Focus can sharpen your collection and put a point on your efforts. One of our collectors checks in regularly to see if we have any new alien carvings for his collection. He recently emailed a photo of the 26 aliens he added to his already large collection in 2015. I post it here for non-believers.
Focus. The truth is out there.
It seemed like the perfect title for Sheldon Harvey’s first show since his exhibition in Paris last June. A show about the influence of the City of Light on this Navajo artist’s work.
After Paris. Who knew it would be so tragically poignant?
Sheldon’s show did not disappoint. There were scenes of Paris, portraits of women à la Picasso, sketches of Parisian people, figures evoking the weather and bustle of Paris.
Sheldon’s collectors did not disappoint either. Most had been to Paris themselves, and they chose to celebrate the Paris they knew and loved as seen through the eyes of this Native American artist, rather than dwell on the tragic events of a day earlier. It was a testament to life and art.
Regimes rise and fall. Men do unspeakable things to one another. Art endures. Even after Paris.
The 17 days or so of Indian Market are a collector's Paradise. And a gallery owner's Purgatory. There is a show almost every day, each one with a treasure to be found if you are up to the grueling search. You dare not skip one for fear of missing something. And we must work the gallery as well, because some of our collectors also come in for the early shows. Then we host a show of our own, this year at a private home in Santa Fe. And finally there is Market itself, an exhilarating and sometimes overwhelming experience. This year, I encountered two of our long-time collectors at Troy Sice's booth: one at her 20th Market and the other at her first. Their reactions were curiously similar. Both were thrilled to meet Troy and awe-struck by his winning work. Troy, of course, was perfectly cordial and friendly, posing for photos, a consummate professional. Later, I stopped to see the great potter and designer Virgil Ortiz, and was shoved aside by a collector who wanted to tell Virgil the story of a purchase he had made years ago. Virgil was polite and friendly and engaged, even though that collector was not going to buy anything that day. Every artist at Market, whether a prize winner or not, must endure both wide-eyed adulation and endless questions and stories, and most do it with grace. Especially considering that they have had little food and less sleep, and must sit in the hot sun all day. New Market-goers feel compelled to shop the entire 1200 or so booths. Seasoned goers make a plan and visit only their favorite artists or prize winners. Others just wander around taking it all in. Even after the previous two weeks of non-stop action, I get up at 4 to be at Market early and visit the artists we represent. But when the bar at the Anasazi opens, I am there for a mimosa and breakfast! Heaven ~ if you've survived Purgatory.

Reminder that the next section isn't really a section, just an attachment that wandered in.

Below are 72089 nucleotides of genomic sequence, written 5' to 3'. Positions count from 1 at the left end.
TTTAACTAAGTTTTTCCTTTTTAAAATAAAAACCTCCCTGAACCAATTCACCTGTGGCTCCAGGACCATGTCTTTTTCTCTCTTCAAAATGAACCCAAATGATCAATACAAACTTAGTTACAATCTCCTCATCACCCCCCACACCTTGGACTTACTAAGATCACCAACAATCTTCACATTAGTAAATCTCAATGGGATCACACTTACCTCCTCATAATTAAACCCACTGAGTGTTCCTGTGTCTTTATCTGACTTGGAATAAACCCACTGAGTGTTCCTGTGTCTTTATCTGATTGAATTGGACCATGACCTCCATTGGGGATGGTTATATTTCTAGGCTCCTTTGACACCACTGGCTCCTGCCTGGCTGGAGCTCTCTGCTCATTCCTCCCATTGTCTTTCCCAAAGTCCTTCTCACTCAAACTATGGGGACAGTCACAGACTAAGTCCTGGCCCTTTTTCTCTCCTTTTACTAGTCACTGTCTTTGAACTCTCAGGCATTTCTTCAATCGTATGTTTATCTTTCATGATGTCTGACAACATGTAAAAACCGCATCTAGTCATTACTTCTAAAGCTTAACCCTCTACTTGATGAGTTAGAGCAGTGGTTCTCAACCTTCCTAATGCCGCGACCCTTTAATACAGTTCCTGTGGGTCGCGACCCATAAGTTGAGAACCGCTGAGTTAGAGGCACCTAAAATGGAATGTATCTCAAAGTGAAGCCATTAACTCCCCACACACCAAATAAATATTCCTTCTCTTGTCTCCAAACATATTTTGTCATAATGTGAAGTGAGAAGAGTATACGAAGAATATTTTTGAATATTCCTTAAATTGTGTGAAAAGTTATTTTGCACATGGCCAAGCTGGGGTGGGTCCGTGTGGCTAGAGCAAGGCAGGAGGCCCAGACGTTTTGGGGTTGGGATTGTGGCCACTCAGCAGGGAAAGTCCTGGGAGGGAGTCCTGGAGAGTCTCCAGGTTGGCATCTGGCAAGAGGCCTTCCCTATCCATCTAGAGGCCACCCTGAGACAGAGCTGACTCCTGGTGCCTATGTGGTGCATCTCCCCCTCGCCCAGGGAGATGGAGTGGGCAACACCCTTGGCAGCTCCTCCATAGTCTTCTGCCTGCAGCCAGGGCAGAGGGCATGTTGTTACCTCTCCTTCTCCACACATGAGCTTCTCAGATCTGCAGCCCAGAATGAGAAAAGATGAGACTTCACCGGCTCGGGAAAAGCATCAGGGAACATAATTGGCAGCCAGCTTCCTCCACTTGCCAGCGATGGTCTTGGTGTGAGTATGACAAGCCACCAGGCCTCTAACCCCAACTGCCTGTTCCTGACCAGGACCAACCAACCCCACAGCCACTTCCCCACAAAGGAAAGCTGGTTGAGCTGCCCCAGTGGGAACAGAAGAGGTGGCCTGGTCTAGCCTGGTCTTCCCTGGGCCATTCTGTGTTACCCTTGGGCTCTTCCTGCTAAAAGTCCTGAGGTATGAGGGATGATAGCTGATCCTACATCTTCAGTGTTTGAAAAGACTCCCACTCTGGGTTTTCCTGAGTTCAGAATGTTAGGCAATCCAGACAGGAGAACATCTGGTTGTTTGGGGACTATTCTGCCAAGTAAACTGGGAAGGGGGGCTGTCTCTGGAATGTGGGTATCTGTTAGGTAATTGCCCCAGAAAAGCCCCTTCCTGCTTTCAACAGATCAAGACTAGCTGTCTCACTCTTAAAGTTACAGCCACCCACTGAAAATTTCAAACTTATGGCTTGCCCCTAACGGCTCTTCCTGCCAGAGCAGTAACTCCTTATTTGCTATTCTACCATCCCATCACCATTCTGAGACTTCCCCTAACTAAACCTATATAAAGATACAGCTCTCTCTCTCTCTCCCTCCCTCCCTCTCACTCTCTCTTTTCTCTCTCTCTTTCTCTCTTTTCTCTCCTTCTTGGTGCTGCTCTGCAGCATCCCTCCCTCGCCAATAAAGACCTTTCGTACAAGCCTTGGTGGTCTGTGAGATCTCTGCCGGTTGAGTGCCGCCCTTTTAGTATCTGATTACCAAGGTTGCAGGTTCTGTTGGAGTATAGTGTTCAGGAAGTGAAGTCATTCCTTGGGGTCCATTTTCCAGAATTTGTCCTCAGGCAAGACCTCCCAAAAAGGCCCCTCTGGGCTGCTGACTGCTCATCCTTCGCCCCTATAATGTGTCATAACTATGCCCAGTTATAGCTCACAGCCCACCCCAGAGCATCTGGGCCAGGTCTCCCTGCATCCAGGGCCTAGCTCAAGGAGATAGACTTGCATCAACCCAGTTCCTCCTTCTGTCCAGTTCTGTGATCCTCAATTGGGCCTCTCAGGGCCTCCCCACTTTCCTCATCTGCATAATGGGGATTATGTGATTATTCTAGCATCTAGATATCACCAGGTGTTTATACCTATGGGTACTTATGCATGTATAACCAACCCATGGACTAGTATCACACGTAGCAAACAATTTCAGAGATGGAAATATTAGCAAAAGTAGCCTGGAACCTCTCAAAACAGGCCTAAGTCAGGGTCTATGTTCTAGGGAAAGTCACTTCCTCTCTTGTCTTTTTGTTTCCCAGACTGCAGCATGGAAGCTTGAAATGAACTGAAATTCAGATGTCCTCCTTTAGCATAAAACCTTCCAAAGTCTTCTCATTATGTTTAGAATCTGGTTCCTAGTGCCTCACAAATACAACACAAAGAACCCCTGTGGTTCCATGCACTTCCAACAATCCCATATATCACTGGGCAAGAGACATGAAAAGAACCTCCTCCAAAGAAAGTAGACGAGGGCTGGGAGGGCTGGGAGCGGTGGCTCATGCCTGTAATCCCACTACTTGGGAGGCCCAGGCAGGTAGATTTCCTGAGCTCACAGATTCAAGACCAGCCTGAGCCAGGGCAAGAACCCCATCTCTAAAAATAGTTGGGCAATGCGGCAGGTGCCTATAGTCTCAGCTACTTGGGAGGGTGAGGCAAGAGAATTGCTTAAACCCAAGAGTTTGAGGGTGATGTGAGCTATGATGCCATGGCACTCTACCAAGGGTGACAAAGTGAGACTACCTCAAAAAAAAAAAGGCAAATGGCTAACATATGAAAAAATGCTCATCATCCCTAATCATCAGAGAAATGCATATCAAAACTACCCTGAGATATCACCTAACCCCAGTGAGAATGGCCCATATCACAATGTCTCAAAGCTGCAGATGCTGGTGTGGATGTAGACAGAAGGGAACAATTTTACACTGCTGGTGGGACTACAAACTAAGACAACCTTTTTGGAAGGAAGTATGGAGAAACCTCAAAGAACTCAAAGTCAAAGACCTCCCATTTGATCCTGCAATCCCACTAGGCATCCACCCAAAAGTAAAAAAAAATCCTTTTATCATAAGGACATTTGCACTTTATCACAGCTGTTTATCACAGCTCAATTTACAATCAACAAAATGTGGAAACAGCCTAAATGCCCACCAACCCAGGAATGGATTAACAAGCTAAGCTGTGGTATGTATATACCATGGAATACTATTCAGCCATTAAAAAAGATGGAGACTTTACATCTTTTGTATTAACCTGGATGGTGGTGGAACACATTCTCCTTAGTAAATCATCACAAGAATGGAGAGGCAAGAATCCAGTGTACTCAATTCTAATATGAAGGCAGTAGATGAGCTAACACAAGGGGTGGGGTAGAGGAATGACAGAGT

When do you stop collecting?
Every day we get people in the shop who say: I have no more room to collect anything. To which I should (but don't) say: You are not a real collector. Real collectors cannot resist the thrill of the chase. There is always something new or different or rare.
Years ago, I stayed at a bed and breakfast in historic Williamsburg, Virginia. It was one of those grand gracious southern colonial houses with a broad staircase and lots of rooms with crown molding. The people who owned it were retired and they hosted guests just for something to do. They also were collectors. They had china and glass and baskets and Mexican pots and inkwells. They had a complete collection of Hummel figurines. In fact, they had several "complete" collections. And that raises the question: when is a collection complete?